TIJUANA.—The asylum limit imposed by the United States during the COVID-19 pandemic and known as Title 42 is rarely a topic of conversation among many of the thousands of migrants crowding the border with Mexico Was.
His eye was – and still is – on a new application for mobile devices from the US federal government that grants thousands of appointments a day to cross the border and request asylum, as well as temporary residency in the United States. Receives authorization to reside formally. , With demand far outstripping available places, the app has caused frustration among many migrants, and represents a test of the Joe Biden administration’s strategy of developing new legal pathways into the country to deter those crossing illegally. come with dire consequences.
“You start to despair, but it’s the only way,” said Teresa Muñoz, 48, who left her home in Mexico’s Michoacán state after organized crime killed her husband. She has been trying to make appointments through an app called CBPOne for a month while living in a Tijuana shelter with her two children and 2-year-old grandson.
Homeland Security Secretary Alejandro Mayorkas reported that the Border Patrol made 6,300 arrests on Friday — the first day since Title 42 expired — and another 4,200 on Saturday. The number is down by more than 10,000 on three days last week as migrants arrived in the United States before new measures to restrict asylum took effect.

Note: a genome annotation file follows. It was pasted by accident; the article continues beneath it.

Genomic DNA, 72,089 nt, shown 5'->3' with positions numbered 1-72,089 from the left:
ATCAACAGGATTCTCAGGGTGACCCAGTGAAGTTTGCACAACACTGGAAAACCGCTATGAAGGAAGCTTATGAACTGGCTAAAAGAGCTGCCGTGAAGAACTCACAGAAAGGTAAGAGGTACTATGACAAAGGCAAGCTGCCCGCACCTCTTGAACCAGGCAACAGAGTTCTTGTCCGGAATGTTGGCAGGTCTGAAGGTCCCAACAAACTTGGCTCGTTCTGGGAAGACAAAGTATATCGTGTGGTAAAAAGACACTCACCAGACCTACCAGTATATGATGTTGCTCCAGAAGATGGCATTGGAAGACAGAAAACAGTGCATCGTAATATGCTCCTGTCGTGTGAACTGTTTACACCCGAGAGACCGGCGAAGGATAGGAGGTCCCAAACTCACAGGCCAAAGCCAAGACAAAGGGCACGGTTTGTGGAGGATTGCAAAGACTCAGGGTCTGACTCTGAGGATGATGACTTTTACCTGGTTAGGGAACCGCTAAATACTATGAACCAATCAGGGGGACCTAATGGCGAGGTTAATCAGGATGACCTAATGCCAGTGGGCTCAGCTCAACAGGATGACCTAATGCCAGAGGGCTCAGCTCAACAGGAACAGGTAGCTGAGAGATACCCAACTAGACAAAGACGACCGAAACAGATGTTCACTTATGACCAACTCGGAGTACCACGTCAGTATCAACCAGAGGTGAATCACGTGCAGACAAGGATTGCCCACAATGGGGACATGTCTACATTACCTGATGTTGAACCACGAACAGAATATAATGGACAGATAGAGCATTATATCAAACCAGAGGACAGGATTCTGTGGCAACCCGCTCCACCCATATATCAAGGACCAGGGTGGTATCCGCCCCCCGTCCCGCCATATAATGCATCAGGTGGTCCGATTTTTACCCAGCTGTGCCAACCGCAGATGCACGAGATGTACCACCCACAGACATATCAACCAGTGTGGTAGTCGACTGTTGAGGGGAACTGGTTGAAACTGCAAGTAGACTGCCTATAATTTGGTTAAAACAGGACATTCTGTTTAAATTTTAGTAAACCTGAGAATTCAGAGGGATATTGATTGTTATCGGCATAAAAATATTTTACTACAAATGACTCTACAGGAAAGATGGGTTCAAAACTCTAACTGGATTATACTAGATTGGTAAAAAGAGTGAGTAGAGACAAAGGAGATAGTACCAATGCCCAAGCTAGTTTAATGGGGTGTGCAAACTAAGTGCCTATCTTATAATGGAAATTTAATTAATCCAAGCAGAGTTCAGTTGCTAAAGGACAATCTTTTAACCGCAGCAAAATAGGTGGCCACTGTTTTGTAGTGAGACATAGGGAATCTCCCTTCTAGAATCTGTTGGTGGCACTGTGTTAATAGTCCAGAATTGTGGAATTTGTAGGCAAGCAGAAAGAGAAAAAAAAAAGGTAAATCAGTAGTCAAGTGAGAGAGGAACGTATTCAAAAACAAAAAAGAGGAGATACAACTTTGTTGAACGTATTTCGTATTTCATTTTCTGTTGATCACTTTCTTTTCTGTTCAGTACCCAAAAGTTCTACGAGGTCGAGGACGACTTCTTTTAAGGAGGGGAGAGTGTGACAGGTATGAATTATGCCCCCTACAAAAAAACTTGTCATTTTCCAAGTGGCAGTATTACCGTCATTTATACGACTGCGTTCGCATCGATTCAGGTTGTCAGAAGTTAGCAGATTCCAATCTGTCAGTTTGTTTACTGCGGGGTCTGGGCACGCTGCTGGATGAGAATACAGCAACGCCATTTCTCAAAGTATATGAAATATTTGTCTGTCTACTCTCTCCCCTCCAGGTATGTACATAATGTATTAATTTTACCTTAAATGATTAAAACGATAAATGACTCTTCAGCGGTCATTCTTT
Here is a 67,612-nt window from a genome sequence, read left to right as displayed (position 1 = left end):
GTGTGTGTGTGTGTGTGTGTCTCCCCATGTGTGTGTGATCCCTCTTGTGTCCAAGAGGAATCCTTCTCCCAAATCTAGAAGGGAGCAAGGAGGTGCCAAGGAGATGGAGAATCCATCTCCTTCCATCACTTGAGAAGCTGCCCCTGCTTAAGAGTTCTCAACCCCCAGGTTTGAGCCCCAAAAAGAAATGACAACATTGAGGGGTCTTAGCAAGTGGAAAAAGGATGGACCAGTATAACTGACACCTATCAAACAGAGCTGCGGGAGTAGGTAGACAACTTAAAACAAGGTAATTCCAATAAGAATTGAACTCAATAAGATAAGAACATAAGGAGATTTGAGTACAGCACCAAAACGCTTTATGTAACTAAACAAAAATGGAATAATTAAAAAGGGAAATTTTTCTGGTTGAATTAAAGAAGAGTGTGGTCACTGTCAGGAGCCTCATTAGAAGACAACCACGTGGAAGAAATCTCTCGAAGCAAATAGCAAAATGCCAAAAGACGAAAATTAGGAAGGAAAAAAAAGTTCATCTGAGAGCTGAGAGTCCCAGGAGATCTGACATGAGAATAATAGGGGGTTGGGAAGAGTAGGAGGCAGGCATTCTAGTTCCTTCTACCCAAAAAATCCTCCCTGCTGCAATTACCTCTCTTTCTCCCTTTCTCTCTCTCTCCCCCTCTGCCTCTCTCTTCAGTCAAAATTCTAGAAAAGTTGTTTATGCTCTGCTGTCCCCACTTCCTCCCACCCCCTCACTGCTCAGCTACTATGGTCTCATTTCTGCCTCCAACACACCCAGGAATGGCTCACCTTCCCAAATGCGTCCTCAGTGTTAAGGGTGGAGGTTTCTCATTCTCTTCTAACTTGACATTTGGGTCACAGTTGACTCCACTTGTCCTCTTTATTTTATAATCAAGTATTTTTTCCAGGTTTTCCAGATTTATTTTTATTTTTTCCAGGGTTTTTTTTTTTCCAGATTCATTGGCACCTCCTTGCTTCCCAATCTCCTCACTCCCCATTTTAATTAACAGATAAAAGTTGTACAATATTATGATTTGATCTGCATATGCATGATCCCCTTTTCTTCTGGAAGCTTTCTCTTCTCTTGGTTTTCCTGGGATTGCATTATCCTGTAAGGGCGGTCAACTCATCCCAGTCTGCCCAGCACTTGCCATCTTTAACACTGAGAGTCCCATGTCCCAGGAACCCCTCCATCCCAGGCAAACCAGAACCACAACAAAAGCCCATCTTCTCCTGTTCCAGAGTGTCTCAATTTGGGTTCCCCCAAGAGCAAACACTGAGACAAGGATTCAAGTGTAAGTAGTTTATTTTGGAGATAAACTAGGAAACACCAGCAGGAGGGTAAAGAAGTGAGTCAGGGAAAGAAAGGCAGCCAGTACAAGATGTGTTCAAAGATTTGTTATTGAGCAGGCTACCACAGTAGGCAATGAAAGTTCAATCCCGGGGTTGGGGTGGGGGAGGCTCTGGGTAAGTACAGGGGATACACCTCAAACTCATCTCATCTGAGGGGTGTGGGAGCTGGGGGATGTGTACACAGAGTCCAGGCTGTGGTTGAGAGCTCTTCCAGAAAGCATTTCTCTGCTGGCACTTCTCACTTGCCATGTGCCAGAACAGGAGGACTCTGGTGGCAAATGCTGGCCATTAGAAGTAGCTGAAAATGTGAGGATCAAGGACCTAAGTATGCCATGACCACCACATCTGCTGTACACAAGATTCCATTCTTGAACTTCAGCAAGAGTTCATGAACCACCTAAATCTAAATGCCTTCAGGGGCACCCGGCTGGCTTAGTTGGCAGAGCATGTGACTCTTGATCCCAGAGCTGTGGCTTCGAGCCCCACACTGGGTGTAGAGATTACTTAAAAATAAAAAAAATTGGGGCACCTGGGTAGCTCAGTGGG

“It’s still very early,” Mayorkas said Sunday on CNN’s “State of the Union.” “We are on day three, but we have spent months and months planning this transformation. And we are executing our plan. And we will continue to do so.”
Matthew Hudak, the deputy chief of the Border Patrol, said during a court filing that despite a decline in recent days, officials estimate arrests at 12,000 to 14,000 per day. Hudak said officials could not give a reliable estimate of the number of people who arrived in Del Rio, Texas, in September 2021 without identifying a “unique spike” of 18,000 mostly Haitian immigrants.
There were more than 27,000 migrants in federal custody one day last week, a number that could exceed 45,000 by the end of May if officials cannot release migrants with warrants to appear in immigration court, Hudak declared.
The government plans to file an appeal in court on Monday seeking permission to release the migrants without summons to appear. Officials say it takes 90 minutes to two hours for court to process a single adult — which can overwhelm Border Patrol detention facilities — and even longer to process families. Instead, it takes just 20 minutes to release someone with instructions to report to the immigration office within 60 days, a common practice through 2021 to ease border congestion.
The Justice Department has also raised the possibility of refusing to detain people if it cannot quickly release the migrants, calling it a “worst-case scenario”.
President Joe Biden, who spent the weekend at his home in Rehoboth Beach, Delaware, said he expected the numbers at the border to “keep falling,” but acknowledged that “we have more to do.”
“We also need some more help from Congress in terms of funding and legislative changes,” Biden told reporters. However, he acknowledged that the handling of the situation at the border was going “much better than you all expected”.